Moral dilemmas play out all the time in children's lives, and these stories provide lots to ponder and discuss.
It’s easy to be a hero if you’ve got super-strength or an iron suit or a bank account like Bruce Wayne’s. But to stand up for something if you’re just an ordinary Joe or Jane … well, that’s something different.
Kids understand how tough it can be. The moral dramas that play out on the school playground, the school cafeteria, or on Snapchat can be powerful emotional dilemmas presenting significant personal cost. Do I stand up to that bully? Do I protect that kid who’s always getting picked on? Should I let someone copy my homework? Should I take that drink of beer?
The movies listed below don’t deal with moral quandaries quite that specifically. But they do give us heroes and heroines — ordinary Joes and Janes who take some significant risks to stand up for what’s right. Moreover, all five are available through a streaming service like Netflix, Amazon and Hulu right now …
High Noon (Amazon/Hulu)
Marshal Will Kane is ready to hang up his badge. He’s getting a little old for fighting the bad guys and newly married to the beautiful Amy Fowler. But Will learns that a man he sent to prison is being released, and now the villain and his gang are coming to town, ready to exact some terminal revenge. Will could enlist some help—only no one’s dumb enough to stand up to the gang. Or he could leave skedaddle—take his beautiful bride and run away. But, as he says, “I’ve never run from anybody before.” If he stays and stands, he stands alone. And that will mean almost certainly dying.
The Western is America’s quintessential movie genre, and 1952’s High Noon—new to Amazon and Hulu this month—is perhaps its highest expression. It was one of the first movies selected for the National Film Registry, and so resonant are the movie’s themes that, in 1989, a Polish graphic designer incorporated Will Kane (Gary Cooper) into election posters for that country’s first free elections. Sure, the Oscar-winning song that plays throughout the film, “Do Not Forsake Me, My Darling,” may sound a little antiquated to some, but the movie’s messages are truly timeless.
Schindler’s List (Netflix)
Oskar Schindler is a businessman, pure and simple. And as a World War II-era German businessman, he knows there’s plenty of money to be made from the Nazis in power. He toasts Hitler, rubs elbows with Axis bigwigs and decides to staff his factory with Jewish workers — who, for some reason, work surprisingly cheap these days.
But as the war drags on and the Nazis’ inhuman, butcherous anti-Semitism becomes more and more obvious, Schindler begins working not for his own profit, but to save as many men, women and children as possible — spending his own fortune and risking his own life to do so.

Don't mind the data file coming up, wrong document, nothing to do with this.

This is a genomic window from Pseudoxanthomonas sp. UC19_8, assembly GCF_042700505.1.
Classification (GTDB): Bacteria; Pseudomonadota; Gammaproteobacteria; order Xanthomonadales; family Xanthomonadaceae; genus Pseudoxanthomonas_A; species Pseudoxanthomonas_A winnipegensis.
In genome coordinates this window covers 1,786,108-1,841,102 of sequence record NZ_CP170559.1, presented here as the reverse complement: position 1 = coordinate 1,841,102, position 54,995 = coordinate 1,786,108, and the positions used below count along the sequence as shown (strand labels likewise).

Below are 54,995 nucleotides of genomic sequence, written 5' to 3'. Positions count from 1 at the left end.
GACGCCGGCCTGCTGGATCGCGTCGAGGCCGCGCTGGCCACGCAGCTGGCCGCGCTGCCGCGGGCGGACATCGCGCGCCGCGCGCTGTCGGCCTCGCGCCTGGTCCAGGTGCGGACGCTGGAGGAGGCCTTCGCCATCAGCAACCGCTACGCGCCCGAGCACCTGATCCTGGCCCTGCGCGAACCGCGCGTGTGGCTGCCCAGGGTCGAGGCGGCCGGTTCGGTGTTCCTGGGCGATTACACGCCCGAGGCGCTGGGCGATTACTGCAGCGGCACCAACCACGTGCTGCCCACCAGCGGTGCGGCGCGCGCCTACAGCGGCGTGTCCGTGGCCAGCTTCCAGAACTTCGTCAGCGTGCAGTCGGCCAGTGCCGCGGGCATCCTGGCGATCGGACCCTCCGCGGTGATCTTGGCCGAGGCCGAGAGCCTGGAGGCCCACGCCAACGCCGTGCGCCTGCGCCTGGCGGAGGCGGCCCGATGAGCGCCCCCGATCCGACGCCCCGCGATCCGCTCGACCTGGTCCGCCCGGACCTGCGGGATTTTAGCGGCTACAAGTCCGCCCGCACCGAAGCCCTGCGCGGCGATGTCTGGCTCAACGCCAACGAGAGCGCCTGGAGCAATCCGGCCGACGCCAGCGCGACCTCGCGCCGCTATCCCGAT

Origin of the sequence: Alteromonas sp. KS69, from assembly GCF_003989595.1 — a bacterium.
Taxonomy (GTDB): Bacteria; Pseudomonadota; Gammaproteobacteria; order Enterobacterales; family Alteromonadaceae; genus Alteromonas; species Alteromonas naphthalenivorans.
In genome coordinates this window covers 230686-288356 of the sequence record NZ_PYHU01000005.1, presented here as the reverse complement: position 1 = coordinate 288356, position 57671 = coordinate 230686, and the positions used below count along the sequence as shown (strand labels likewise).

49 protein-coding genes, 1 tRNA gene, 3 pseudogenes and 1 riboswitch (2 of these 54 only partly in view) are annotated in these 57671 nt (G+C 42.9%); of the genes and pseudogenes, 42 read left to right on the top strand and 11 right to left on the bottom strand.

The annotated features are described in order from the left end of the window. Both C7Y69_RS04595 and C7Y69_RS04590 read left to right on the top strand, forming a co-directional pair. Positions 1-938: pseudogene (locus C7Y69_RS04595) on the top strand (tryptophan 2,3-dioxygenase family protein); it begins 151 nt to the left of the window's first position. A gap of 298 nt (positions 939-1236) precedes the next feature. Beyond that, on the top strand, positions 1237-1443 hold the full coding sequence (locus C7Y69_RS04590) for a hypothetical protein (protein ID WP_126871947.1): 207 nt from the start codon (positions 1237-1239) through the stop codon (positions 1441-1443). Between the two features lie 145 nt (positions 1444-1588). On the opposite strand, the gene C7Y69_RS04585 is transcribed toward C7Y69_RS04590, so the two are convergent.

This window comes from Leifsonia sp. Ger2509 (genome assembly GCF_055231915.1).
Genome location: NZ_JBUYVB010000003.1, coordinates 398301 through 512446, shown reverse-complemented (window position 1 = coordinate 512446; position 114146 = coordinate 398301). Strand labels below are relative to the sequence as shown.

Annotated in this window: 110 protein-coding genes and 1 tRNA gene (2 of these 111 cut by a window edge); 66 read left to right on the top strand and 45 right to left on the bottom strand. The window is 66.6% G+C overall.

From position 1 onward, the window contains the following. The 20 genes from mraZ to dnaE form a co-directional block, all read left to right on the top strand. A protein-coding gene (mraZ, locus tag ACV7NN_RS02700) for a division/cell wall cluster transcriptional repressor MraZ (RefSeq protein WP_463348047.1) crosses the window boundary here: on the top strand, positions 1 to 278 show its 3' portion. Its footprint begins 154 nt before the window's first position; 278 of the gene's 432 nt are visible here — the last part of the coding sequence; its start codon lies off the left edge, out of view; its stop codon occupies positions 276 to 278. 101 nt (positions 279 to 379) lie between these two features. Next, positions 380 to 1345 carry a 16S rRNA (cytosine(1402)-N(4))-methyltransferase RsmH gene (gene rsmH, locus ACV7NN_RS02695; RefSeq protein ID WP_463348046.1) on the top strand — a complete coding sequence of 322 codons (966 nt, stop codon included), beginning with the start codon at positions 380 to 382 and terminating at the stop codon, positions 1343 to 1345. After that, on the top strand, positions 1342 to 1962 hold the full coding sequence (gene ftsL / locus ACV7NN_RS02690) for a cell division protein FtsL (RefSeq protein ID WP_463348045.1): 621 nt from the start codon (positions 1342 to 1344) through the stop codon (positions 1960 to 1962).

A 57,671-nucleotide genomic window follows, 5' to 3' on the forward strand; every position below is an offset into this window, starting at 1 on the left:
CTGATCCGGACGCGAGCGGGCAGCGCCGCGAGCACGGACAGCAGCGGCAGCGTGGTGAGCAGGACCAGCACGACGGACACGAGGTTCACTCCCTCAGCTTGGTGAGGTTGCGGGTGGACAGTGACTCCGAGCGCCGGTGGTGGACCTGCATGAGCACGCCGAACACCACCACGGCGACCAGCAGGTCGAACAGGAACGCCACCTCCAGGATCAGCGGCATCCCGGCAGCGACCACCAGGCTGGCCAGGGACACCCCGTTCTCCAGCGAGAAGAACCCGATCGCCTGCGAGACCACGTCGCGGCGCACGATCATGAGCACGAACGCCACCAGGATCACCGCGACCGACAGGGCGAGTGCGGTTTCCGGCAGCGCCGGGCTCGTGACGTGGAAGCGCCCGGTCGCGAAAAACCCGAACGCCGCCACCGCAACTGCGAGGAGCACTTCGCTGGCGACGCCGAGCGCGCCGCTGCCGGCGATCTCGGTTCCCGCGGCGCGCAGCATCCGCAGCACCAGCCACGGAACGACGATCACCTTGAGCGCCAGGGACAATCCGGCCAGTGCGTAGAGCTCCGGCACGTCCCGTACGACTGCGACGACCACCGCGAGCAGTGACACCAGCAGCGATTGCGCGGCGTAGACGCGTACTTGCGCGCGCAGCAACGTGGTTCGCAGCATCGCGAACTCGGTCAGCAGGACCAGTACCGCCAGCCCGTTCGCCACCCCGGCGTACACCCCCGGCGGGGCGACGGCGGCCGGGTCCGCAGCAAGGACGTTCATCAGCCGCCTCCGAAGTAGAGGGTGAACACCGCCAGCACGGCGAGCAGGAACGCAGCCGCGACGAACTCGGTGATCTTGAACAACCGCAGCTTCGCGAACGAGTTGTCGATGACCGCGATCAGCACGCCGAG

The R-rated Schindler’s List, released in 1993, is an exceptionally difficult movie to watch no matter your age, and this is certainly not a movie suitable for young children. But for mature teens, this Steven Spielberg masterpiece (it won seven Oscars, including Best Picture) is an unforgettable, and potentially life-altering, experience.
To Kill a Mockingbird (Amazon)
A black man is accused of assaulting a white woman in Depression-era Alabama. The man’s guilty: Everyone assumes so, anyway. And if he’s not … well, it’s not like he has a prayer to get a fair trial in the deep South.
Attorney Atticus Finch understands the odds stacked against his client, Tom Robinson. Many of his friends and neighbors want him to drop the case entirely. But Finch won’t budge, no matter the risk. He’ll defend his client to the best of his ability. He’ll stand up to a mob intent on lynching the man. He’ll risk his own life — and perhaps even the lives of his family — to try to find justice.
This 1962 classic, based on the bestselling book by Harper Lee, won three Academy Awards (including a Best Actor trophy for Gregory Peck) and was named to the National Film Registry. And in 2003, the American Film Institute named Atticus Finch the greatest movie hero of the 20th century. While the movie’s central themes might be too mature for the youngest of viewers, this well-crafted, resonant film might be impossible for anyone else to forget.
As Oskar Schindler worked on his list, Nazi war hero Claus von Stauffenberg works to end the war — by killing Adolph Hitler. It won’t be easy: The complicated plot involves dozens of high-ranking conspirators, plenty of logistics and astronomical risk. Stauffenberg and his cohorts will surely die if Hitler lives. But they understand that killing one man might save millions of others.
New to Amazon and Hulu this month, Valkyrie is based on a historical (spoiler alert) unsuccessful assassination attempt. This PG-13 movie, made in 2008 and starring Tom Cruise, isn’t perfect: both blood and foul language fly at times, and Valkyrie certainly isn’t the aesthetic equal of some of the other classics on this list. But the film does give us a hero — Stauffenberg — willing to go the distance to free his beloved Germany from an evil power. And it just might foster some conversation, to boot.
There you have it — five worthwhile films that, depending on your children’s ages and maturity level, can teach them something about standing up for what’s right. Turns out, you don’t need a cape to be a hero.